In industrial employment settings, sub groups also demonstrate transference patterns. Names of tools, equipment, materials, employer titles or specific places on a job site (lunch tent) may have very different version that have no resemblance to the dictionary translation.
Job duties and procedures can be expressed by converting the English name (noun) for the equipment into a verb and using that word for their job title or description.
These are examples of Second Language Acquisition Transference.
transfer: influence of similarities and differences between the TL (target language) and a SL (source language) that has been previously (perhaps imperfectly) acquired.
Here are some problems that transference causes which impede the LEP from successfully acquiring the second language:

negative transfer (interference): cross-linguistic influences resulting in errors.
underproduction: learner produces few or no examples of the second language. This is often caused by conscious avoidance of difficult wordings in the second language.
overproduction: learner develops a habit of repeating a transference wording more so than native speakers of the second language.
miscomprehension/misinterpretation: When relying on native language transference the second language is not thoroughly comprehended nor used correctly resulting in production errors:
Why is the linguistic explanation important to Judicial T&I professionals? Because it defines how the speaker or author came to use this untranslatable term. Lawyers and Judges benefit from knowing these elements of the communication process. Lawyers can better represent their client when they know how their witness communicates naturally. Judges benefit from knowing that the testimony is intact and not altered by mistranslated evidence or misinterpreted testimony. Translators can use Second Language Acquisition elements in their translator’s notes.
I will follow up with specific suggested procedures to follow when you face SLA elements in your work. Look for the post: What To Do: Spanglish, Chinglish and Konglish.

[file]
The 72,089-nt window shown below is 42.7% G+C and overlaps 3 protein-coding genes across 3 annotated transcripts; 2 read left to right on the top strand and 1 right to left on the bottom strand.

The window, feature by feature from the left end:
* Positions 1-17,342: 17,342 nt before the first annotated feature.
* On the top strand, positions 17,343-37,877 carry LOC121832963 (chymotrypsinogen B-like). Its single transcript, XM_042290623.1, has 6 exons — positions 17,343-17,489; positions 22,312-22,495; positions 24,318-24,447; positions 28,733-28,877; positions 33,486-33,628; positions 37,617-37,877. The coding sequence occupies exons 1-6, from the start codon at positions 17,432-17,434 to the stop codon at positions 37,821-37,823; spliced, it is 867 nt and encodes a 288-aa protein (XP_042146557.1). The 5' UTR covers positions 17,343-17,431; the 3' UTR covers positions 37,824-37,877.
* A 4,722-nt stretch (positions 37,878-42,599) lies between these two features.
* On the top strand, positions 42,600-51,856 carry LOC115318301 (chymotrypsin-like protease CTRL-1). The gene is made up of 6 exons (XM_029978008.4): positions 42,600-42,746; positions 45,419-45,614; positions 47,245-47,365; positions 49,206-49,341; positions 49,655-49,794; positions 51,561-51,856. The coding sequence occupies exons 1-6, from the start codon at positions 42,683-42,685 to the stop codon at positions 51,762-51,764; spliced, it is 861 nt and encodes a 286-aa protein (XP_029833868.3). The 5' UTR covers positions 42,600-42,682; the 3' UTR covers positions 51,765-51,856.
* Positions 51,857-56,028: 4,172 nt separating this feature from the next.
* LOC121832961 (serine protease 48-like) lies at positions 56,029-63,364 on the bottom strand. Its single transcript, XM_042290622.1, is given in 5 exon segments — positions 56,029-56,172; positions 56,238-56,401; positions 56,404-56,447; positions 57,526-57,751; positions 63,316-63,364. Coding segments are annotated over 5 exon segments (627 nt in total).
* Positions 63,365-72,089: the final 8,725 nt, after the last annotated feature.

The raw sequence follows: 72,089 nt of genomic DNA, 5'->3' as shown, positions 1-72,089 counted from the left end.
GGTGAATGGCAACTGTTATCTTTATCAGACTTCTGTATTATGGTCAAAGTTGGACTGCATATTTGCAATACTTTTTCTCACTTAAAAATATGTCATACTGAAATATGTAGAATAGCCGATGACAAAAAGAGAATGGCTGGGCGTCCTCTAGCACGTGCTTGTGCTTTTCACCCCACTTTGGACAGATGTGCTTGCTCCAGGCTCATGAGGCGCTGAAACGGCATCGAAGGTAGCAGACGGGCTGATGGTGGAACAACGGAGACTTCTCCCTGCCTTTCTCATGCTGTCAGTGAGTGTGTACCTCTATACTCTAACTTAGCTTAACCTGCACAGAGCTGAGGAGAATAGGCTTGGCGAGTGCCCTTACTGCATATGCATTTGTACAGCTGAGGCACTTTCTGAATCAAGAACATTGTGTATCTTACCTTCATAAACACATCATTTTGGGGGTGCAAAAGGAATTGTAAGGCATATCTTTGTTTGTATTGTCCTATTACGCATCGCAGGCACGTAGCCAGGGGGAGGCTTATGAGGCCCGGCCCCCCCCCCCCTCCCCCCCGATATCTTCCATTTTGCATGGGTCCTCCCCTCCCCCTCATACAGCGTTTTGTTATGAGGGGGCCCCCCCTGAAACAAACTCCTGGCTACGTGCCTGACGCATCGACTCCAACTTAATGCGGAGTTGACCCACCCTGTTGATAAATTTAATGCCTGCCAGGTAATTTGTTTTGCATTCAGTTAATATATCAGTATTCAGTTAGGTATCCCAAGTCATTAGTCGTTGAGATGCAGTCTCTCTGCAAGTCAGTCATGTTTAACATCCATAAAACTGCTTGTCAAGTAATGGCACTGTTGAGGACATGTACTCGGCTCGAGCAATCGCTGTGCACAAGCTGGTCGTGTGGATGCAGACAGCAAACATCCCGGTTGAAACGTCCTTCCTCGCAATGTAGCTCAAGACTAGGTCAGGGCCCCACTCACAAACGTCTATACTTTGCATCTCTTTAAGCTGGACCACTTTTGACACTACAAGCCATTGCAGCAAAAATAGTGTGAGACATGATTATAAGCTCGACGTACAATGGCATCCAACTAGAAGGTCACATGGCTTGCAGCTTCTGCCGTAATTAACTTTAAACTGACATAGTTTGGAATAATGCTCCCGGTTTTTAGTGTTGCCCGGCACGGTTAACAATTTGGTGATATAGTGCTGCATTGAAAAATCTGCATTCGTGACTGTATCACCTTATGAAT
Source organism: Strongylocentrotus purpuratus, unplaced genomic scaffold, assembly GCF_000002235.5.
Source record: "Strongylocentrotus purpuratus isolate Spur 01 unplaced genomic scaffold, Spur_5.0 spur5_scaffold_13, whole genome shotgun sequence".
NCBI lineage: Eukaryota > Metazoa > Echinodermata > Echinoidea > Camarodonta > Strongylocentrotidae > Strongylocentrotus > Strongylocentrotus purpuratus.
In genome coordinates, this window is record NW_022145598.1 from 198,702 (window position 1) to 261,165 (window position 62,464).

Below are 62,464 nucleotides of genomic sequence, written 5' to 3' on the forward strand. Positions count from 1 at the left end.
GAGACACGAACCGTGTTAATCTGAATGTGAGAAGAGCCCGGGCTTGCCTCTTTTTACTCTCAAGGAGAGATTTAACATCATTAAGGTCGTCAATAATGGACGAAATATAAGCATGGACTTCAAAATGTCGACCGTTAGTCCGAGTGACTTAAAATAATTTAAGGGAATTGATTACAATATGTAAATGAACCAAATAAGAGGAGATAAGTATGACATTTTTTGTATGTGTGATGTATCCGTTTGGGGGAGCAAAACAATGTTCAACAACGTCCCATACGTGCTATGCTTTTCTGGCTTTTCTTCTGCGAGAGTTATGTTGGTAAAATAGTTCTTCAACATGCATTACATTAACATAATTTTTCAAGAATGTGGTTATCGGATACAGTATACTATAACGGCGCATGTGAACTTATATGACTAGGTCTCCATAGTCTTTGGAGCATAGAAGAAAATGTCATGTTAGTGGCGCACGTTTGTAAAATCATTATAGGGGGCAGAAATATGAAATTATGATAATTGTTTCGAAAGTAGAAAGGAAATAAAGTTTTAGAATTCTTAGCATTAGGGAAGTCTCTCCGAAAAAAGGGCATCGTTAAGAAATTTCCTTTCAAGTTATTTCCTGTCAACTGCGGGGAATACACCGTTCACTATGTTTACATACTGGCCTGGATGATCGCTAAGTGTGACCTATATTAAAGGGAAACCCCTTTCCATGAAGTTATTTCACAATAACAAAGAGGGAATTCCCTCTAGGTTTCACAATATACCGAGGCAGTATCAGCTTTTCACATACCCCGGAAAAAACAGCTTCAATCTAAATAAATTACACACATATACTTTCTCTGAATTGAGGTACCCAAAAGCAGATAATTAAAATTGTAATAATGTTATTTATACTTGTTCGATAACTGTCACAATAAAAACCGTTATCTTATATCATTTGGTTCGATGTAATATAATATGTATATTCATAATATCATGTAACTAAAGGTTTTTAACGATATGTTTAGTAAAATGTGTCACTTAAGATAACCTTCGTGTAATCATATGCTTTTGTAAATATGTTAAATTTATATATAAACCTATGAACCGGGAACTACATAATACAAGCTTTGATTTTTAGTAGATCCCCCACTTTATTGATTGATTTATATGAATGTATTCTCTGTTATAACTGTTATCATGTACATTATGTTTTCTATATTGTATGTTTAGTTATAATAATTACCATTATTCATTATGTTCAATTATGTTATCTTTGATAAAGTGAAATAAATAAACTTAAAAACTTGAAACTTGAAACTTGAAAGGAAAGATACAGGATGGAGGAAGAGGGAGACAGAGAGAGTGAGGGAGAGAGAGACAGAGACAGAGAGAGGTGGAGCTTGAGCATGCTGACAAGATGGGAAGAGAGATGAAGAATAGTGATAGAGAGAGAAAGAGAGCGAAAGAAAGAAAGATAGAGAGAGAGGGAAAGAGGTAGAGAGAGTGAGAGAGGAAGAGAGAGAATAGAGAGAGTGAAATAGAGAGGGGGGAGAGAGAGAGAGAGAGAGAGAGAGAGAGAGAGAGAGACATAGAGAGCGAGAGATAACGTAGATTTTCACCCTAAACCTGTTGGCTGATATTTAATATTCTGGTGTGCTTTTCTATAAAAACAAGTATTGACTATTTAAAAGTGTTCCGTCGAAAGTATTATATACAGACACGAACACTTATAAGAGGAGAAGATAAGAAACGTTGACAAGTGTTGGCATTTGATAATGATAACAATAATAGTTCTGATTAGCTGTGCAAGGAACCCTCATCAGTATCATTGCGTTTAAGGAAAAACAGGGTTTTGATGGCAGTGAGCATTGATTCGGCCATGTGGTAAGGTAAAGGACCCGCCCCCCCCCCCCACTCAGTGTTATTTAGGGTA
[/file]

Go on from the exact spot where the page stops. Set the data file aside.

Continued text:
Road Wise

MG countryroadScanOne of the most common proceedings I interpret is the vehicular accident deposition. The line of questioning is pretty standard.  The responses are a bit more varied. But here is one response that I have heard three times now. And every time I hear it, I smile quietly to myself.

Question: What street were you driving on when the impact occurred?

Response:   XYZ Street.

Question: How many lanes are there on XYZ Street?

Response:  Two. One in each direction.

Question:   What lane were you driving in?

Response: The middle one.

The Unique Ability to Focus

distractalbqScanInterpreters are obligated to listen and render a verbatim of what we hear. This is a uniquely challenging occupational task, because it is unnatural for humans to ignore what we see people do and suppress reactions to what we hear people say. Even at the subconscious level humans react to this stimuli.

I saw a CBS Sunday Morning segment on autism and it mentioned a study on attention at The Mc Govern Institute for brain research at MIT http://mcgovern.mit.edu/ . Brain scans showed standard neuro stimulation when we faced a person and they faced us or looked away. Whether a witness is looking at me or not is the least of my concerns in a legal proceeding.  I am even ignoring the discerning stares of the Judge, the jury and the attorneys.  But it was news to me.  that, beyond my control, my brain is reacting to the physical behavior of others.  I realized we interpreters are highly adept at controlling our conscious reactions and we stifle subconscious reactions. We don’t act on them. If we do, we will lose focus.